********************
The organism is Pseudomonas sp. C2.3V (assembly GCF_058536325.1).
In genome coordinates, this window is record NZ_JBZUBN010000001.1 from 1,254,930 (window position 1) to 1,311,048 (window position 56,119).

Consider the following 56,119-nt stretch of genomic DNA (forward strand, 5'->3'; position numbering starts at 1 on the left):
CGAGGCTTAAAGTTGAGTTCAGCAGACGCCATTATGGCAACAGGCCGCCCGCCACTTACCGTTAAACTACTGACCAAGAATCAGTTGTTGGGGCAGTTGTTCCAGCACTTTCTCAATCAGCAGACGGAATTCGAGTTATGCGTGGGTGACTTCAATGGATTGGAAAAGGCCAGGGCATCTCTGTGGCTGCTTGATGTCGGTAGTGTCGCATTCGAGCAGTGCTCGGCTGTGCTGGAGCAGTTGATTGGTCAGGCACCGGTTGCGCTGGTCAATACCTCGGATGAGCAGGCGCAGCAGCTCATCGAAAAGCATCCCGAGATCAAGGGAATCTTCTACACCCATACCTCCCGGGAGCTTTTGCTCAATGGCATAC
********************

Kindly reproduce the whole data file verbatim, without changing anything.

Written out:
The organism is Pseudomonas sp. C2.3V (assembly GCF_058536325.1).
In genome coordinates, this window is record NZ_JBZUBN010000001.1 from 1,254,930 (window position 1) to 1,311,048 (window position 56,119).

Consider the following 56,119-nt stretch of genomic DNA (forward strand, 5'->3'; position numbering starts at 1 on the left):
CGAGGCTTAAAGTTGAGTTCAGCAGACGCCATTATGGCAACAGGCCGCCCGCCACTTACCGTTAAACTACTGACCAAGAATCAGTTGTTGGGGCAGTTGTTCCAGCACTTTCTCAATCAGCAGACGGAATTCGAGTTATGCGTGGGTGACTTCAATGGATTGGAAAAGGCCAGGGCATCTCTGTGGCTGCTTGATGTCGGTAGTGTCGCATTCGAGCAGTGCTCGGCTGTGCTGGAGCAGTTGATTGGTCAGGCACCGGTTGCGCTGGTCAATACCTCGGATGAGCAGGCGCAGCAGCTCATCGAAAAGCATCCCGAGATCAAGGGAATCTTCTACACCCATACCTCCCGGGAGCTTTTGCTCAATGGCATAC